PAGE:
Most conservative commentators agree that this verse does not refer to Christ’s descent into hell after his death, but more simply to his descent to earth by means of the incarnation which was followed by his ascent back to heaven after his resurrection. The time of his humiliation – his descent to earth – was followed by his glorification – his ascension to heaven.
And the purpose of his descending and ascending, that is, the purpose of his humiliation and glorification – was to fill the entire universe – both heaven and earth – with his presence. Verse 10b says, “that he might fill all things.” In this context, it means that he is able to supply his church with everything necessary to cause the growth of his body until it matches his own fullness. (FF Bruce, 345).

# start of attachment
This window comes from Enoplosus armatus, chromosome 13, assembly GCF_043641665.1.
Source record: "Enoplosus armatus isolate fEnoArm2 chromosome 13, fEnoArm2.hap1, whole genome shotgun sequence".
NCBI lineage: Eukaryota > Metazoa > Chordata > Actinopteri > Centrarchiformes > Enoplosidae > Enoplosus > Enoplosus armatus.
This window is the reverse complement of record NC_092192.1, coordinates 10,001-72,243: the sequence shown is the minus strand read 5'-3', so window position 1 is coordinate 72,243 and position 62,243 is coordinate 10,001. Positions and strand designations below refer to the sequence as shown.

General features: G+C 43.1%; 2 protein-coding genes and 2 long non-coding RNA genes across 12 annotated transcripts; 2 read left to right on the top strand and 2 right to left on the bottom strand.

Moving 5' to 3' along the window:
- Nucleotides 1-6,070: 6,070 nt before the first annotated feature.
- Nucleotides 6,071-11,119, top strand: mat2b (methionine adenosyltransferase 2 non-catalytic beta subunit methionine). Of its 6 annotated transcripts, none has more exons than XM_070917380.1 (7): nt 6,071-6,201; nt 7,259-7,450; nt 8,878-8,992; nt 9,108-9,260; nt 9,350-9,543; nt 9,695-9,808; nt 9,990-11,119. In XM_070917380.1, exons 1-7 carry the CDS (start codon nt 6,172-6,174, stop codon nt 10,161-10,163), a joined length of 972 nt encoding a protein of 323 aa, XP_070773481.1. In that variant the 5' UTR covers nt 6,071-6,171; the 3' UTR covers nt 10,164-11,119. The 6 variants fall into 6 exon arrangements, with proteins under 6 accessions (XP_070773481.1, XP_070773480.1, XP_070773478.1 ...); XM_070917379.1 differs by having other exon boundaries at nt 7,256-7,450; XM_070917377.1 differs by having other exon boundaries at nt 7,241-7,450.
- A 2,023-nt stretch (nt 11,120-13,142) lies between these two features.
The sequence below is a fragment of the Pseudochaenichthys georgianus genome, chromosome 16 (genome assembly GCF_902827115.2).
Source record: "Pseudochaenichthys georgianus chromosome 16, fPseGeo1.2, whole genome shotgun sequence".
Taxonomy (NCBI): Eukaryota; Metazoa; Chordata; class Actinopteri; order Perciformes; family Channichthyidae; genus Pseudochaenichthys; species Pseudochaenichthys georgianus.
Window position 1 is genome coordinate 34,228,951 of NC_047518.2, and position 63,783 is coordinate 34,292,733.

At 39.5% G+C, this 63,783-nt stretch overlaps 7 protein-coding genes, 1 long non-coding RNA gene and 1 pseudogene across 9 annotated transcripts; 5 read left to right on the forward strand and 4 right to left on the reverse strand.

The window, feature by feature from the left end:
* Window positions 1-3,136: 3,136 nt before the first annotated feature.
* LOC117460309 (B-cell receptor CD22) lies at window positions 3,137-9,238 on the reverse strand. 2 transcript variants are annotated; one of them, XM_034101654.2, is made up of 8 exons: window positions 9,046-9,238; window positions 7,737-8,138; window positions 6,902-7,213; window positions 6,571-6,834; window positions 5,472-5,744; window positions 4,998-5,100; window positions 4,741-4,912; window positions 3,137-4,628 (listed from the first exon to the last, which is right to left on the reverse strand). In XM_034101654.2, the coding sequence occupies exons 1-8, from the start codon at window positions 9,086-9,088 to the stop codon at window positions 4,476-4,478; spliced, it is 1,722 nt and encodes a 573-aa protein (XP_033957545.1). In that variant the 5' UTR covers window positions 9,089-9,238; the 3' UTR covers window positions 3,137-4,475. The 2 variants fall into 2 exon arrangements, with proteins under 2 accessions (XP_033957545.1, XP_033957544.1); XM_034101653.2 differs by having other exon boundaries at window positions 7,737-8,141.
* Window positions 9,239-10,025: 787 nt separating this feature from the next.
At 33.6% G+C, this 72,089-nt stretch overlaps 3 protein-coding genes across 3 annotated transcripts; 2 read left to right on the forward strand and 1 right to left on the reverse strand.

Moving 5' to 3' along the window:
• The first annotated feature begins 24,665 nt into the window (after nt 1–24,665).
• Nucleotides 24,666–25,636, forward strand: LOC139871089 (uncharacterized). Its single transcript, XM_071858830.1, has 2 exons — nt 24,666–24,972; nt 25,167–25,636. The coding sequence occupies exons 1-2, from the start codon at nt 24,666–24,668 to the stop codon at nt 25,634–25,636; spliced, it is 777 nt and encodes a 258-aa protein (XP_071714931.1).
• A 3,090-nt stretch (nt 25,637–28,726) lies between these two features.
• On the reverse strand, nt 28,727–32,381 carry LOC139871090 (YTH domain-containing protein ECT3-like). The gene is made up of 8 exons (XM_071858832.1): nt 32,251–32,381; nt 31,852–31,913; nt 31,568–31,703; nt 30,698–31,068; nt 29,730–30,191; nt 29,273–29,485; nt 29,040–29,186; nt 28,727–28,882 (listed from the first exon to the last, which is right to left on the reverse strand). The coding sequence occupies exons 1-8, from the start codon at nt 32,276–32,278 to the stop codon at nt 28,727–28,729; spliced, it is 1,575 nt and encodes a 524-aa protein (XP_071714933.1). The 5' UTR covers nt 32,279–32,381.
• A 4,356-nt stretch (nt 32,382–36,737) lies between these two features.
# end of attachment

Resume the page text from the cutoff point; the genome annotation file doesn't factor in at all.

Why do we have different gifts among us? It is first because that is Christ’s design for his body, that each one might receive a different portion of what he has won through his victory over his enemies by means of his sacrificial life, death, resurrection and ascension.
The immediate purpose of our diversity: the equipping of Christ’s body for ministry (11-12)
The second reason given here for the various gifts among us is Christ’s immediate purpose for some of these gifts, which is the equipping of his body for ministry. We are different from one another because Christ has gifted some people for the equipping of his body. Notice those listed are primarily teaching or word gifts. 11 And he gave the apostles, the prophets, the evangelists, the shepherds and teachers 12 to (pros – for) equip the saints.